When you’re doing a consultation with a potential web design client, you’ll want to make sure that you’re getting a full picture of that person’s needs, desires, and expectations. This allows you to verify that you’re the best designer for the project, and allows you to work together seamlessly without room for miscommunications. As you head into your next design consultation, here are a few questions to consider asking a potential client:
1 – What goals would you like your new website to accomplish?
Some people want a place to showcase their work, others are hoping that their site will convert visitors into buyers. When you understand the purpose of the website you’ll be designing, you’re able to build something that meets these needs.
2 – In what areas is your current site lacking?
When you learn what’s pushing this business owner towards a redesign, you can be sure not to repeat those same mistakes. Perhaps their current design isn’t optimized for mobile devices, or maybe the color scheme doesn’t fit a recent rebrand. Understanding the flaws of the existing site is important before you begin work on the redesign.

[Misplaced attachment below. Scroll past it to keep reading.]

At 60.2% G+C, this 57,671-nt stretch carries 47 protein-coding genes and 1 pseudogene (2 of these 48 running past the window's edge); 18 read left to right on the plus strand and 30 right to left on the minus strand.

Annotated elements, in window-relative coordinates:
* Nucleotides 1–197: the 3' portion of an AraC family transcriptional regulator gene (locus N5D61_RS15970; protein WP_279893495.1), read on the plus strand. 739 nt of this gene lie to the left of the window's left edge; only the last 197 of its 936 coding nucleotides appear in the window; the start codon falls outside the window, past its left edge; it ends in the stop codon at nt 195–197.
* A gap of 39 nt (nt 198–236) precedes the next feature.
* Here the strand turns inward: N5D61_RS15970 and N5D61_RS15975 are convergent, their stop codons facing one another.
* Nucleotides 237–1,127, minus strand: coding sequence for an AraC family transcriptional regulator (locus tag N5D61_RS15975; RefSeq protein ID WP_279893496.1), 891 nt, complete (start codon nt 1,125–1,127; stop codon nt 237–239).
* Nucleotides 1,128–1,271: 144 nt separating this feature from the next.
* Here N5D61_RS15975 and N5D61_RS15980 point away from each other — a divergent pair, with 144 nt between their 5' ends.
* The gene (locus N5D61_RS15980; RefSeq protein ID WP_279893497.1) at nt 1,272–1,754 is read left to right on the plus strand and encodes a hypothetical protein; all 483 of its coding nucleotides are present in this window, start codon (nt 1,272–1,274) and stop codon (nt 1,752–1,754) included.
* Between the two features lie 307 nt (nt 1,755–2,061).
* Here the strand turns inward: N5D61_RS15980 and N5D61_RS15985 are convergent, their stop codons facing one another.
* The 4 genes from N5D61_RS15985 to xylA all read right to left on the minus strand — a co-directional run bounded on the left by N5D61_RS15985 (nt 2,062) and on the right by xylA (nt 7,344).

3 – How would you describe your business using just a few words or sentences?
When you understand a business’s goals, mission statement, and target audience, you’re able to design a website that aligns well with that brand. As you learn more about the brand, you may realize that you’re simply not a fit for this kind of project, allowing the client to find a designer who’s a better match. On the flip side, hearing about the client’s company may energize you and make you even more excited to get started on the project.
4 – Are there features that you aboslutely must see on your new site?
While many clients come in with a laundry list of design features that they’d like to see on their new site, in reality, it’s not always possible to incorporate every single one of these elements in a cohesive way. When you understand the client’s “must have” features, then you’re better able to prioritize and design a site that suits their needs.
5 – What is your preferred timetable?
Sometimes a client and a designer would be a great fit, but their timetables aren’t aligned. If you’ve got someone who wants to see their site go live in the next two months and you’re booked out through the end of the year, this won’t be a match. It’s important to understand the preferred timetable upfront to prevent any disappointment.